Ñam, Santiago’s annual culinary festival, has been using Lastarria’s streets and the adjacent castle-topped Santa Lucía Hill as its setting for the last four years. The 2017 festival, held in late March, attracted 45,000 to the neighborhood over four days. “Lastarria has more than six museums concentrated in 10 blocks, plus theaters, cinemas and exhibition halls,” said Rafa Rincón, a founder of the event. “At the same time there are about 25 restaurants, and we felt that we could be able to assist in their growth and foster the spirit of collaboration that Ñam pursued.”
Most tourists never ventured to Lastarria as there was nowhere to stay. Aside from a couple of hotels in more bohemian Bellavista, most higher-end accommodations in Santiago usually meant some international chain in a shiny tower in Providencia or Las Condes, like the Ritz Carlton or W. Now the neighborhood is overflowing with options.
They include the 14-room Lastarria Boutique Hotel, in a 1927 rowhouse with marble floors and a winding staircase, and the refined eight-room Luciano K, with a cast-iron elevator and rooftop lounge and a heated pool overlooking Parque Forestal. Just beyond the edge of the district, the 42-room Hotel Magnolia added three floors covered in a modern glass facade that tops an early-20th-century mansion, while on Plaza Mulato Gil de Castro is the 70-room Cumbres, with its eye-catching concrete facade, a ground-floor tapas bar and huge headboards featuring replicas of 19th-century paintings inspired by Chilean heritage.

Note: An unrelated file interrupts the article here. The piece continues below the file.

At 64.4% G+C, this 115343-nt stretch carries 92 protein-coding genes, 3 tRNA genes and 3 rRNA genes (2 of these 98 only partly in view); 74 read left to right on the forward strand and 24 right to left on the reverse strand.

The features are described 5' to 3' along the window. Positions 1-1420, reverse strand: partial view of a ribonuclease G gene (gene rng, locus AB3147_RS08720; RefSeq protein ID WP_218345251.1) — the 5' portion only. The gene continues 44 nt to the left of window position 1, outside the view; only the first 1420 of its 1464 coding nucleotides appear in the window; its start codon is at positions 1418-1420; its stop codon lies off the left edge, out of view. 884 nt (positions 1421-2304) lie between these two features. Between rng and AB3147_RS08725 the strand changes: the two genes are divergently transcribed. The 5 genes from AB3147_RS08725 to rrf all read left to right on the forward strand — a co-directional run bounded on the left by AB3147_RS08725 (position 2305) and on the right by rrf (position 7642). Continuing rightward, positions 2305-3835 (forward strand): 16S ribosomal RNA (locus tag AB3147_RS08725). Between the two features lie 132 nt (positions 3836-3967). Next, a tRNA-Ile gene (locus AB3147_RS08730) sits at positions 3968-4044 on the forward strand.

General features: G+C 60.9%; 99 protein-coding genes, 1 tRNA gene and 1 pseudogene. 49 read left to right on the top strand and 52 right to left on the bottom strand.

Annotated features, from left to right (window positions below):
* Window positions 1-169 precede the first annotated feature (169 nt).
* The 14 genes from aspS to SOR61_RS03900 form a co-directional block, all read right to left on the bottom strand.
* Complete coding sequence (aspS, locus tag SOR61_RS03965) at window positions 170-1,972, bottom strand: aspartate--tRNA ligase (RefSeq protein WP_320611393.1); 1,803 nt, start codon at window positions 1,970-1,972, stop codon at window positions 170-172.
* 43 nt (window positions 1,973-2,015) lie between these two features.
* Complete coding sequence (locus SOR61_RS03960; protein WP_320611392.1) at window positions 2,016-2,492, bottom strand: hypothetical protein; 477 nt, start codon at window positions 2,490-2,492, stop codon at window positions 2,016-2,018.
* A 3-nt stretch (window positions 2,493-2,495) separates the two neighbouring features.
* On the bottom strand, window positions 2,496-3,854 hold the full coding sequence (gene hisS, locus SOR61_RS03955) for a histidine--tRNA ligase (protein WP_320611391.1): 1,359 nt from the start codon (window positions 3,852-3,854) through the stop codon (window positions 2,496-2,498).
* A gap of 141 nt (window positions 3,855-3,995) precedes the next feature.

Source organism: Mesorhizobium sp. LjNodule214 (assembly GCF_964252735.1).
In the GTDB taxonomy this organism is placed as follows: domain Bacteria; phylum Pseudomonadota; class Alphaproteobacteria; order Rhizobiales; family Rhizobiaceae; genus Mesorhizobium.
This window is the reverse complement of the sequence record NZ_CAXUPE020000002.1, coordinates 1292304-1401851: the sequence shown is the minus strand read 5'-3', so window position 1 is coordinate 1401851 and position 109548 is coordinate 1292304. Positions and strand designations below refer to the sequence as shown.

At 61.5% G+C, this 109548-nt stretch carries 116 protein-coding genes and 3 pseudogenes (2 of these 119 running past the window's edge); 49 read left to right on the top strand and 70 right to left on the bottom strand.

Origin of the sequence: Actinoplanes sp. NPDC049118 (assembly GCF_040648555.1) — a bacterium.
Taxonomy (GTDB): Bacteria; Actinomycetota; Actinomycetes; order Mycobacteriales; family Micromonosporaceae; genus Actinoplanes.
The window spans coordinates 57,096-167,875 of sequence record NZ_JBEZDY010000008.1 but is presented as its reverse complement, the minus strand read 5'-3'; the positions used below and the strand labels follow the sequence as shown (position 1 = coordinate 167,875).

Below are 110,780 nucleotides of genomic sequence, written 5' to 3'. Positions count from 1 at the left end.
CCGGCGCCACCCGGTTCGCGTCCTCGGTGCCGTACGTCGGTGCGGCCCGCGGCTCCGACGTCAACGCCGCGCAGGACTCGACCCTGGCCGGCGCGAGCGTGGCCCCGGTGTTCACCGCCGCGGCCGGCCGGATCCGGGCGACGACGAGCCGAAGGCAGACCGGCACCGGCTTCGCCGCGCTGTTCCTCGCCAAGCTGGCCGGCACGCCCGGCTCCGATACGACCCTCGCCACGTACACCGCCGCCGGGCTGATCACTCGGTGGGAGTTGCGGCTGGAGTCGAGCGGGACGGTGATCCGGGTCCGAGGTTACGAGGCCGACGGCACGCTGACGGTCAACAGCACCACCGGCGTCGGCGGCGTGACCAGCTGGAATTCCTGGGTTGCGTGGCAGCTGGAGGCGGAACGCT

A few blocks away, the Singular Santiago is the second property from the luxe Chilean brand, which opened a Patagonia property in late 2011 inside a former wool-processing plant that is widely considered one of the continent’s best hotels.
The Santiago location, a new building with a brick, stone and steel facade that blends with surrounding buildings, features a 3,000-square-foot spa, seasonal French restaurant and rooftop pool and bar with sweeping views of the city’s skyline.
“It is a very vibrant neighborhood because it shows a new face of Santiago,” said Sabrina Tettamanti, the hotel’s general manager. “It’s more local, more genuine and very trendy.”
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